Let me clarify: My wife is a Spanish speaker –she is Mexican-American- and I was only vaguely familiar with the language. When we dated for four years, before getting married, I would add ‘o’ to every English word, to make it ‘Spanish’ sounding. Initially, I thought it was funny, but later on realized that I was being facetious and outright ignorant, not to mention offensive, as well. I love my (new) Mexican family as much as my (inherited) Indian one and it pains me to see the kind of narrow-mindedness that is characterizing American public sphere.
So, how does a brown, Indian born Muslim, with a Catholic Mexican-American wife tackle such bigotry? By learning Spanish, of course.
Keeping in mind the common wisdom of ‘happy wife, happy life’, I decided to learn the language. Well, that wasn’t the only motivation. I have always wanted to learn Spanish. As someone who knows four other languages – I grew up in India: where being a polyglot is the norm, rather than the exception- I thought that learning Spanish couldn’t be that hard. But boy! have I been wrong. Spanish grammar is hard. And tricky. And extremely nuanced. But it is a challenge worth overcoming and I am enjoying the journey. This process is also helping me map my own limits, of learning as well as expanding my skills of observation.
I have no delusions of grandeur and no great ambitions of mapping the cultural and administrative landscape of the U.S. like Alexis De Tocqueville did, when he wrote Democracy in America[iii]in 1835. But I do think there is a need for closely examining the changing contours of what America is ‘becoming.’ Tocqueville, who, until today is cited in scholarly and popular books and articles is considered one of the great chroniclers of American life. His greatest insight was that America was very ‘equal’ in many ways. The trends of aristocracy were long over, given that Americans resisted the ‘old world’ ways of doing this. He says “ Men are there seen on a greater equality in point of fortune and intellect, or, in other words, more equal in their strength, than in any other country of the world, or in any age of which history has preserved the remembrance[iv].”
Tocqueville went on to argue that equality of social condition translates into equality in political opportunities. The equal political rights that are given to everyone are a gift of democracy and it also means that everyone who is in this country ought to be treated in a similar manner. The current political rhetoric by Mr. Trump seems to be challenging this very idea – by clubbing blacks, gays, Muslims, Mexicans and others are ‘undesirables’ and shutting them out of ‘respectable’ American society. Even if it means doing so, rhetorically.
For me, learning Spanish is also proving to be a ‘border crossing’ phenomenon – quite literally. You can reach across and touch people’s hearts with the language and make them feel that you are ‘one of them.’ Partaking in a ‘linguistic community’ is being part of a culture, a way of life and a way of thinking. It goes merely beyond the ability to string a few words, together. I am learning this, each day. I did visit Mexico City with my wife, over Thanksgiving and learnt that my Spanish flows much better in Mexico, for some reason. Something about ‘full immersion’ perhaps?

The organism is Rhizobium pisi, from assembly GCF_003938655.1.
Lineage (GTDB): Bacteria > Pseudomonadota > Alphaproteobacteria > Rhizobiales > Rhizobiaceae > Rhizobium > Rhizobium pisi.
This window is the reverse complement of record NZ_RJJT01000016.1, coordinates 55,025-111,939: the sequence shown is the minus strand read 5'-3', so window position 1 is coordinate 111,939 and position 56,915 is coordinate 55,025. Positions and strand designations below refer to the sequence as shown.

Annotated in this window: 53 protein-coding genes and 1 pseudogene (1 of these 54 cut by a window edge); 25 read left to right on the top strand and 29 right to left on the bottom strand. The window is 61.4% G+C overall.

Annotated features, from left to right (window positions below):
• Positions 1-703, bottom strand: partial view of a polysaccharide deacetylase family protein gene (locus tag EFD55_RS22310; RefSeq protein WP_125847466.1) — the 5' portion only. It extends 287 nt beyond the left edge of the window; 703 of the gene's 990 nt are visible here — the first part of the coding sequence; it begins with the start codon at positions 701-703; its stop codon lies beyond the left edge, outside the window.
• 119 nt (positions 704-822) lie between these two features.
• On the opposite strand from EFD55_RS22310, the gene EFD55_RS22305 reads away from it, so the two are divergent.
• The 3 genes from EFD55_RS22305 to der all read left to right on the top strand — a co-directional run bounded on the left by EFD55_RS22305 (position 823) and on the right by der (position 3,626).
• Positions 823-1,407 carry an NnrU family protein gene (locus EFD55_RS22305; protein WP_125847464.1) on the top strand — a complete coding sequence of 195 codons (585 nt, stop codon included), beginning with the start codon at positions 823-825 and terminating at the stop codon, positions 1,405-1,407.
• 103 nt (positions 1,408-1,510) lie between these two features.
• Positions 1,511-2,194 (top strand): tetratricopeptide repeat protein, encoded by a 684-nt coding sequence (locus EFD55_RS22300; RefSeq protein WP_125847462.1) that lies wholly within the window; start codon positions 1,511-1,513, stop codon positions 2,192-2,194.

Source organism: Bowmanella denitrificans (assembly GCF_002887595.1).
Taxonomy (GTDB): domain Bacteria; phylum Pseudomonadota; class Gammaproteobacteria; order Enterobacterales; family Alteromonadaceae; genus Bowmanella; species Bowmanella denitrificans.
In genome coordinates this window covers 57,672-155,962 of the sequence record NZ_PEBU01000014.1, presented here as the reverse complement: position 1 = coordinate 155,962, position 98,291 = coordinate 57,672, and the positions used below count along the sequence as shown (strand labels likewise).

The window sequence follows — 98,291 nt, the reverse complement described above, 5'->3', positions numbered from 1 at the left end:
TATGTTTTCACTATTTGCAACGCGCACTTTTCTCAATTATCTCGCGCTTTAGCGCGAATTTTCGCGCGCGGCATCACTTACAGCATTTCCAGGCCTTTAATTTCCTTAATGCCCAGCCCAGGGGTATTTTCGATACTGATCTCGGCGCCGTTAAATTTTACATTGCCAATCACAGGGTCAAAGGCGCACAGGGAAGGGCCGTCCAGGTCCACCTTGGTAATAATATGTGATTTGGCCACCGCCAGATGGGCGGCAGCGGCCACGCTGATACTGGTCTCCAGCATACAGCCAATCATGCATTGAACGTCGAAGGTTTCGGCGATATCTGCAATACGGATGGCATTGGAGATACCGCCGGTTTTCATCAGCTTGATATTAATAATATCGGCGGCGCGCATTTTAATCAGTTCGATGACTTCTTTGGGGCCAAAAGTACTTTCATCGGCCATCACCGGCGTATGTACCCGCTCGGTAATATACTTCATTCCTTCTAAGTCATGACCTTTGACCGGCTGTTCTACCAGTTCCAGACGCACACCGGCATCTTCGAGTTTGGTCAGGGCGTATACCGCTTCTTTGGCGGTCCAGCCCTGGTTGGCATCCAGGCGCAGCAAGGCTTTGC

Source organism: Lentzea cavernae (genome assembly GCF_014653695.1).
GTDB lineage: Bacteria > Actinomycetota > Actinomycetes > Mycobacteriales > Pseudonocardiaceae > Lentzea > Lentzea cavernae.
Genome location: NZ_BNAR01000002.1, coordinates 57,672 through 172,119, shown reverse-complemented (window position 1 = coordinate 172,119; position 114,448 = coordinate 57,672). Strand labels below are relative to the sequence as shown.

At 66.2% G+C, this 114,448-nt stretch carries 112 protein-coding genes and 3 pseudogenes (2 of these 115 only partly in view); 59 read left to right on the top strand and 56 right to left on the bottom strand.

At the same time, Spanish is proving to be my inspiration and a test of what I can push myself through. It is also teaching me that we are constantly borrowing and learning from one another. Look at words such as ‘Bastante’ (enough) and ‘Alfil (Chess piece) among others; which have been borrowed from Arabic. Besides, Spanish itself has Latin roots and shares ‘family resemblances’ with many other European languages. There is an inherent cosmopolitanism in Spanish. This language of the conquerors – yes, let’s not forget the Spanish colonial history – did assimilate from other cultures and languages. In this regard, Spanish is very open and embracing. In addition, I am able to appreciate the intermingling of the other part of my heritage – the Muslim one – when I watch Destinos and look at the architecture and linguistic influences of the Moors on Spain[v].
Language, like other aspects of life is not insular. As a student of Spanish I am learning this and appreciating the increasing complexity of thought, learning. ‘Effort’ has taken on a new meaning – though I learnt that lesson well, when I was finishing up my dissertation writing. Nuance – both in thought and in speech-is another aspect of language that I am learning. Just a small change of accent or word can make a lot of difference.
Learning a language as an adventure ? One of the bigger insights I have gained personally since I started learning Spanish is that one needs to have a sense of adventure and also courage, to succeed. While the rudiments of a language, its grammar may be known, a learner does not know ‘all’ the rules or even the words necessary to form a fully coherent sentence. At the beginning stages at least! As one progresses, with trial and error; one’s confidence grows. It happened with me too. I am at what my teacher; Claudia calls ‘basic-intermediate’ level, where I am forming some coherent sentences and am beginning to understand much more than 50% of all words spoken to me.